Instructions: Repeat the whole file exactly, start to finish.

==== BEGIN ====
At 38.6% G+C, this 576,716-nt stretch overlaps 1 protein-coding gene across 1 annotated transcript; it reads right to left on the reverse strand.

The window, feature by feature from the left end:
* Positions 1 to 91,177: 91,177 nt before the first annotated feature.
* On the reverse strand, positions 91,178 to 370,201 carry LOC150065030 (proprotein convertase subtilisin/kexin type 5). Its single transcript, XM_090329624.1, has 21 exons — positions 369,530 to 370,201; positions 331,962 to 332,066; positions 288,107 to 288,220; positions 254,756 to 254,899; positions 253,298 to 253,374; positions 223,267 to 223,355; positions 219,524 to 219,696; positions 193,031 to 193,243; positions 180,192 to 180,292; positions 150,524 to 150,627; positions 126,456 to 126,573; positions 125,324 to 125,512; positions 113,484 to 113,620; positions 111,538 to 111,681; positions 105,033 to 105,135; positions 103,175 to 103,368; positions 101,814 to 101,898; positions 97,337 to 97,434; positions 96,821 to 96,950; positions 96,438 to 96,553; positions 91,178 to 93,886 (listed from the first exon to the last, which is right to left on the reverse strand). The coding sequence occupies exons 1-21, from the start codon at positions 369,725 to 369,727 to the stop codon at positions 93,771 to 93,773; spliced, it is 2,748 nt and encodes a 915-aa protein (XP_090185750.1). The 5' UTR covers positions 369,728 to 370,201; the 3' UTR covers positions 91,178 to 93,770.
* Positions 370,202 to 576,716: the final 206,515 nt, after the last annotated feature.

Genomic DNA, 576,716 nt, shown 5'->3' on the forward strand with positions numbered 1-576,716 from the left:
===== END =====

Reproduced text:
At 38.6% G+C, this 576,716-nt stretch overlaps 1 protein-coding gene across 1 annotated transcript; it reads right to left on the reverse strand.

The window, feature by feature from the left end:
* Positions 1 to 91,177: 91,177 nt before the first annotated feature.
* On the reverse strand, positions 91,178 to 370,201 carry LOC150065030 (proprotein convertase subtilisin/kexin type 5). Its single transcript, XM_090329624.1, has 21 exons — positions 369,530 to 370,201; positions 331,962 to 332,066; positions 288,107 to 288,220; positions 254,756 to 254,899; positions 253,298 to 253,374; positions 223,267 to 223,355; positions 219,524 to 219,696; positions 193,031 to 193,243; positions 180,192 to 180,292; positions 150,524 to 150,627; positions 126,456 to 126,573; positions 125,324 to 125,512; positions 113,484 to 113,620; positions 111,538 to 111,681; positions 105,033 to 105,135; positions 103,175 to 103,368; positions 101,814 to 101,898; positions 97,337 to 97,434; positions 96,821 to 96,950; positions 96,438 to 96,553; positions 91,178 to 93,886 (listed from the first exon to the last, which is right to left on the reverse strand). The coding sequence occupies exons 1-21, from the start codon at positions 369,725 to 369,727 to the stop codon at positions 93,771 to 93,773; spliced, it is 2,748 nt and encodes a 915-aa protein (XP_090185750.1). The 5' UTR covers positions 369,728 to 370,201; the 3' UTR covers positions 91,178 to 93,770.
* Positions 370,202 to 576,716: the final 206,515 nt, after the last annotated feature.

Genomic DNA, 576,716 nt, shown 5'->3' on the forward strand with positions numbered 1-576,716 from the left: